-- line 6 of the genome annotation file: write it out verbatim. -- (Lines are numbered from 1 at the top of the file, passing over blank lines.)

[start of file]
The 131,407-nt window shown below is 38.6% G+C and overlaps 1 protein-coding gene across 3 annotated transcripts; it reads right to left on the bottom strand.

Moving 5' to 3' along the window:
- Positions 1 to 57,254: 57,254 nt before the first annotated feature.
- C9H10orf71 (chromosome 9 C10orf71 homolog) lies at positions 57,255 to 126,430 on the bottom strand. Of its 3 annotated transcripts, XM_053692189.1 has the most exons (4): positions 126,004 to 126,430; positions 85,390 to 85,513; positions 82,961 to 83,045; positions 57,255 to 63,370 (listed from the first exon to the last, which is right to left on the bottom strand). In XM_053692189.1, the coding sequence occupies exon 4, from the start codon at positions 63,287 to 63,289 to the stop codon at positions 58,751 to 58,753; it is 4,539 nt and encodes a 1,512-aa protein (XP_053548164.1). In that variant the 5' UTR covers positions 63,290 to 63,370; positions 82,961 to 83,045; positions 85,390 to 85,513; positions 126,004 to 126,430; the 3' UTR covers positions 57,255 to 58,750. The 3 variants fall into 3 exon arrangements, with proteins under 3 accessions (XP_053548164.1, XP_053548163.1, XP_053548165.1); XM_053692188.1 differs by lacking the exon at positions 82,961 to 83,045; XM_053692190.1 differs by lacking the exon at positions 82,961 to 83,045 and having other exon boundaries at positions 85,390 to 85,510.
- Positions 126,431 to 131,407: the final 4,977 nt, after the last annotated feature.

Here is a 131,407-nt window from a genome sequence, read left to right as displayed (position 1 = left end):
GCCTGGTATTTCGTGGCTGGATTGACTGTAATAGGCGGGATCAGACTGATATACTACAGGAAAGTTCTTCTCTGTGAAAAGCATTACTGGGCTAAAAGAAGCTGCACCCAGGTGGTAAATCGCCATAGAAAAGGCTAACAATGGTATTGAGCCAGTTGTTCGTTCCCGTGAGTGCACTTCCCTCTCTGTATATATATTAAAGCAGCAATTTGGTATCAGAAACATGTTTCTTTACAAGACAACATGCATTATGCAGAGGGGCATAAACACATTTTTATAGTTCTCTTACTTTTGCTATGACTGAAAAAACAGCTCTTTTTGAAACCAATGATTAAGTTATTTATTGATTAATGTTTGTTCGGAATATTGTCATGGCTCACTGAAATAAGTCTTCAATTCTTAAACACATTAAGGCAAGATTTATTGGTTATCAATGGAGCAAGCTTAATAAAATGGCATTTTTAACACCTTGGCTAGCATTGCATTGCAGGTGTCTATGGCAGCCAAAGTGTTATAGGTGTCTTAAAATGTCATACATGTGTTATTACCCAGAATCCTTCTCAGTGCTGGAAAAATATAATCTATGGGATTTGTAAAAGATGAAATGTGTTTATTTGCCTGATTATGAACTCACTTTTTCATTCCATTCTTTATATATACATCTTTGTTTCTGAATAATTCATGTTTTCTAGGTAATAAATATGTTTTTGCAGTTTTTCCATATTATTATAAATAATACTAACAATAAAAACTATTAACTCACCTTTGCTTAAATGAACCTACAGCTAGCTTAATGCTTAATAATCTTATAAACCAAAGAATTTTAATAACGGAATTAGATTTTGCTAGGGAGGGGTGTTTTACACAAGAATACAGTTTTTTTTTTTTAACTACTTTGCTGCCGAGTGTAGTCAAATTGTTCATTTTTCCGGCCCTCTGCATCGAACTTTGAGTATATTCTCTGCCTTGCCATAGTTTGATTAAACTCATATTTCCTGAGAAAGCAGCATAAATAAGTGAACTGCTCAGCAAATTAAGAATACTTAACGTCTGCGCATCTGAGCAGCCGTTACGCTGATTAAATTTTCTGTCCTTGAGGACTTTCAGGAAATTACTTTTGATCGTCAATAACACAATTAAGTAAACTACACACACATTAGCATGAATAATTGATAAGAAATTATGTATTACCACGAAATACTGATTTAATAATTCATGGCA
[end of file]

Here is a 131,407-nt window from a genome sequence, read left to right as displayed (position 1 = left end):